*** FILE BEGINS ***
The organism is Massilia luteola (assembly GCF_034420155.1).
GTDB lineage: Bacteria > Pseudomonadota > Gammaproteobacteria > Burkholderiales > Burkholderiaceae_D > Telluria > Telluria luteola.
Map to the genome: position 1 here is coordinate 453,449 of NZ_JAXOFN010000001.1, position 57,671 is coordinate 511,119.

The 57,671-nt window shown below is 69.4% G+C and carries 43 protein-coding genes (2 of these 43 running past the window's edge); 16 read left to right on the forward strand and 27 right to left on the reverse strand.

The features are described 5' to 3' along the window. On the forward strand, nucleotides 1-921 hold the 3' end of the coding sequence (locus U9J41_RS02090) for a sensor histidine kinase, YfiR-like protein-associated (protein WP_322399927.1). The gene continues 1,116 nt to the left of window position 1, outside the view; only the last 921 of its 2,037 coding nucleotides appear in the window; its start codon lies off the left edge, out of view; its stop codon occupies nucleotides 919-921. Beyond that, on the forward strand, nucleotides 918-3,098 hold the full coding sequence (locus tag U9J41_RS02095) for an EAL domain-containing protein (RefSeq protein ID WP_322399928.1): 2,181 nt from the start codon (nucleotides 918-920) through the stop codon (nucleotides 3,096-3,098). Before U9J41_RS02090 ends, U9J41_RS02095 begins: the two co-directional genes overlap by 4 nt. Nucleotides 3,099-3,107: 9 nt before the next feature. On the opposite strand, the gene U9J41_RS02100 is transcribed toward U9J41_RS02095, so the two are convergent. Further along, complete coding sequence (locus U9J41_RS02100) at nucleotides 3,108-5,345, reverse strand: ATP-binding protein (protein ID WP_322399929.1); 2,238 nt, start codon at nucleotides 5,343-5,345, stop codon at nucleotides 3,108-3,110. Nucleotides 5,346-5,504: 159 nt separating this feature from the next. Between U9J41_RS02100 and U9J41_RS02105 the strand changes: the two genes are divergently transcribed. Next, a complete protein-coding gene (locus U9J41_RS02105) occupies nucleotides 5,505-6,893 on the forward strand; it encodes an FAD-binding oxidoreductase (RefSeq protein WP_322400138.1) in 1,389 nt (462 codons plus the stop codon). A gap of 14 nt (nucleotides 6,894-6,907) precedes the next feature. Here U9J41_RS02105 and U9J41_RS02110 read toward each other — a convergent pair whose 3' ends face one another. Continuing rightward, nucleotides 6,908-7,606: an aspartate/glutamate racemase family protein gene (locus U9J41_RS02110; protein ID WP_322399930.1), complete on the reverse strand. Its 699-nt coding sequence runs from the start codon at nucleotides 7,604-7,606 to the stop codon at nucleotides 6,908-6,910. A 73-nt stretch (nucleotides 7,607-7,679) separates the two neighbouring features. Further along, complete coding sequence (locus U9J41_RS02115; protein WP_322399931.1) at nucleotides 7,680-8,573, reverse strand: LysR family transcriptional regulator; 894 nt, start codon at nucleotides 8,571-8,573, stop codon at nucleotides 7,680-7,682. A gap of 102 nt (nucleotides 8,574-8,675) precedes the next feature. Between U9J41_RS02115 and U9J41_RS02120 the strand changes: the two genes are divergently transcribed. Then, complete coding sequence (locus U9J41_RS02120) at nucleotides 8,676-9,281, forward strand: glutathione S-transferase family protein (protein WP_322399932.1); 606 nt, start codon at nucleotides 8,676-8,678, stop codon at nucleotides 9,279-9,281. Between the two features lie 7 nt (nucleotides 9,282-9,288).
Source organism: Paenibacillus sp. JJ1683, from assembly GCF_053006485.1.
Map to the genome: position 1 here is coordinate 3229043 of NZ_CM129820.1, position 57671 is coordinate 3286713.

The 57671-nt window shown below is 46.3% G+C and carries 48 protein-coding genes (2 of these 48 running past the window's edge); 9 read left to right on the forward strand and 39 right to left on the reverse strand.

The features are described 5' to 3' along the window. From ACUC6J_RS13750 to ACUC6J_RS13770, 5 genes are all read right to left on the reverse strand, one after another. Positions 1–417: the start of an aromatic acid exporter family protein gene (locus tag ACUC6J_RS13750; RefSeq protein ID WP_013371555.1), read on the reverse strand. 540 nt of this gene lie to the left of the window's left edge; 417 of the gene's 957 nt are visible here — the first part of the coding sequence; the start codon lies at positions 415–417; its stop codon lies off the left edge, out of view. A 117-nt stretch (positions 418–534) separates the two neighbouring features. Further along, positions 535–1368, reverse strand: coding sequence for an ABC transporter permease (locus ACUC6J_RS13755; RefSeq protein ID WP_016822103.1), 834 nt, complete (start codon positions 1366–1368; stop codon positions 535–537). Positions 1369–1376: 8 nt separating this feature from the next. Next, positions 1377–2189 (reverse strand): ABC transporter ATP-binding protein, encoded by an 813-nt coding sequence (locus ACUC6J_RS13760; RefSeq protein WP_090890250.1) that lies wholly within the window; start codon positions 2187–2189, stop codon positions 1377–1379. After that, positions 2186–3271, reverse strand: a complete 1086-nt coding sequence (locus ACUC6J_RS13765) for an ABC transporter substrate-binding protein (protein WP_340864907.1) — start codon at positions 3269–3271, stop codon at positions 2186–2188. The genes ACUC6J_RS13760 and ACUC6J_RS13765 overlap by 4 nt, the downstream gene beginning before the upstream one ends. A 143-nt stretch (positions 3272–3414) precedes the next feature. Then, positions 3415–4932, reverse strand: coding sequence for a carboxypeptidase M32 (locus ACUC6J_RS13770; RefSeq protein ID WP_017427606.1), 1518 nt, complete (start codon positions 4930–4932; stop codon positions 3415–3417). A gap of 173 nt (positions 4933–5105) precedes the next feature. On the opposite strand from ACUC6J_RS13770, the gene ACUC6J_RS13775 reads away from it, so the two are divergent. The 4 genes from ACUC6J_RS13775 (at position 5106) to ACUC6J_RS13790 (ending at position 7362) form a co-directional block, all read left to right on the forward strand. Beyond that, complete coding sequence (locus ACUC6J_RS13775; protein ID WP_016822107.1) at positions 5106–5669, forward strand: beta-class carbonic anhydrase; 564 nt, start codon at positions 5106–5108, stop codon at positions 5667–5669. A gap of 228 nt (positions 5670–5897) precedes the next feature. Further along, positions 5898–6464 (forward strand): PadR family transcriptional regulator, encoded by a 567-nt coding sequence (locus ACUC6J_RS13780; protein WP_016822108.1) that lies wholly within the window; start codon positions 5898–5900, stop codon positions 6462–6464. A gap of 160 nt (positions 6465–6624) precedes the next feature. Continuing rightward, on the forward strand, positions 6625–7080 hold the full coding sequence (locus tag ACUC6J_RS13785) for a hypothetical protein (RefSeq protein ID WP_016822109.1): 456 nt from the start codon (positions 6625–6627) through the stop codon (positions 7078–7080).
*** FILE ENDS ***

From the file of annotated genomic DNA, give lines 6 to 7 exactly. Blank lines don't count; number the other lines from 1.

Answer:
Source organism: Paenibacillus sp. JJ1683, from assembly GCF_053006485.1.
Map to the genome: position 1 here is coordinate 3229043 of NZ_CM129820.1, position 57671 is coordinate 3286713.